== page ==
Meon Valley Travel’s Commitment to Net Zero

Carbon Net Zero Policy

As part of environmental betterment, there are two choices, carbon neutral or net zero. Carbon neutral is where you pay to offset as much of your footprint as possible and net zero obligates you to mitigate 95% of your carbon footprint by not creating it in the first place, allowing only 5% offset thereafter.

We can all agree that offsetting is part of the solution to fighting global warming, but it is not the answer. While we wait for initiatives like sustainable aviation fuel to become widespread, we have to look at what else we can do.

At Meon we have decided to take the net zero approach as the idea that you can pay your way out of trouble, plant trees and carry on polluting the planet isn’t one we think is sustainable in itself.

We’ve chosen to follow the GHG Protocol Corporate Accounting and Reporting Standard that supports the Government’s Science Based Target Initiative. Net zero is a 3 Scope process and by Scope 2 we hit the 95% carbon free badge of honour.  We are working on it.

Scope 3 is when all of our supply chain is also net zero. That’s a more significant challenge because it will then come down to the big things like fuel and small things we have no influence over like airlines sourcing in-flight products from across the globe when they can find perfectly good produce nearer to home.

Meon has been carbon neutral since last Christmas, but it will take a bit longer for us to achieve net zero – our aim is by 2027, but if we hurry along, we may make it by 2025.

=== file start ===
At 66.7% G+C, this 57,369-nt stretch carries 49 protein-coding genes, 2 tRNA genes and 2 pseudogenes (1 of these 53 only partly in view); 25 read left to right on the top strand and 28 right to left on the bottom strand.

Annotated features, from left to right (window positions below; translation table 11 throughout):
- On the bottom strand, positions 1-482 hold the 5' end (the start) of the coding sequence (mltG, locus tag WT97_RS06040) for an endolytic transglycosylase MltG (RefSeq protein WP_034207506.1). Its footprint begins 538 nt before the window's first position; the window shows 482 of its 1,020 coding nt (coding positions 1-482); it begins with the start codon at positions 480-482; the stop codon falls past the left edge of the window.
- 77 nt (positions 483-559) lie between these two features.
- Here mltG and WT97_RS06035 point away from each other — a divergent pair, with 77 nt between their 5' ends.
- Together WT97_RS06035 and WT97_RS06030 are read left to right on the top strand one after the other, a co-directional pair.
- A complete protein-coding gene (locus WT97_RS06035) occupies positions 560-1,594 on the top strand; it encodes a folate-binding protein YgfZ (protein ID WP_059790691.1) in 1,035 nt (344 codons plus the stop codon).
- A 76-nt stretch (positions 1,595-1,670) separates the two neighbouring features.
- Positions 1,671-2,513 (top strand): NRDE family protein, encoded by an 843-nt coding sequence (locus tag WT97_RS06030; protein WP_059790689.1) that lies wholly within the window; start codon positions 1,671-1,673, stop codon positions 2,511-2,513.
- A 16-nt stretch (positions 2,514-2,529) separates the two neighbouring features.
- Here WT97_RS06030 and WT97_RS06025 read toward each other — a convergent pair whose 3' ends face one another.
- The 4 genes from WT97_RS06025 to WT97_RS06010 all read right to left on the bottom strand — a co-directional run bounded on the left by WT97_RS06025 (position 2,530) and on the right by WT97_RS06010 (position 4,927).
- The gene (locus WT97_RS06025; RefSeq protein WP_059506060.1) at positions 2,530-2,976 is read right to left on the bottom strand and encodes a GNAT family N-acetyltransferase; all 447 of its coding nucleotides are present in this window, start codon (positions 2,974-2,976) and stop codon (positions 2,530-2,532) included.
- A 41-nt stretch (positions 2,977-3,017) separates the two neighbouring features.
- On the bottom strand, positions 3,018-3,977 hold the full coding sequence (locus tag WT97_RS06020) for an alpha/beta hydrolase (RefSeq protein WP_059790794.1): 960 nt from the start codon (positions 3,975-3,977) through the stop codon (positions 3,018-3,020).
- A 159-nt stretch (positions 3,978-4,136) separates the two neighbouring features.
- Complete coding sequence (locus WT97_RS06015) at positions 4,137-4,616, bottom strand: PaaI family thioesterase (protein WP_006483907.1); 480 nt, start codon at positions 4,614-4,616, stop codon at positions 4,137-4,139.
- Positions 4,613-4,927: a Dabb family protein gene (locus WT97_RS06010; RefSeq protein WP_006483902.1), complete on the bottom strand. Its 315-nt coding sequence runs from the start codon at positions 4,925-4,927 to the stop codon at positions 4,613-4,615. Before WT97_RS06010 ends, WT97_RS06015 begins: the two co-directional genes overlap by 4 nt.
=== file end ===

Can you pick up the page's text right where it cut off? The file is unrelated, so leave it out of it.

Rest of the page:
This matters because sustainability is now a non-negotiable when we receive RFPs, and I like to think of that as progress. That said, we’re finding every single tender we receive is as price sensitive as it always has been, but the difference post-pandemic is that clients want sustainability measures as part of the package – but without having to pay extra for it.

It’s proven by customer behaviour also for example, where BA.com offers a carbon offset option to its booking customers, but less than 1% tick the box. BA and Meon share the same view however that sustainability is the most important journey we are all about to take.

Speaking of flying, it’s occurred to me that there’s one easy step you can take right now that’s guaranteed to please your Finance Director as well as help the sustainability effort… fly on the cheapest ticket you can find. Why? Because budget airlines pack more people into the most up-to-date aircraft. The Airbus neo for example, uses up to 40% less fuel than older types, and the likes of BA have mothballed their entire 747 fleet through the pandemic and bought neos to compete. Now you’ve got the FD’s attention!

When it comes to sustainability the obligation is on business to get serious and our industry needs to point the moral compass in the right direction. Sea levels are rising because of our impact on the planet and it only takes a small change to make a big impact, and it’s the small things that matter.

As the Dalai Lama says, “Anyone who believes small things don’t matter should try sharing their room with a mosquito for the night”.

James A. Beagrie

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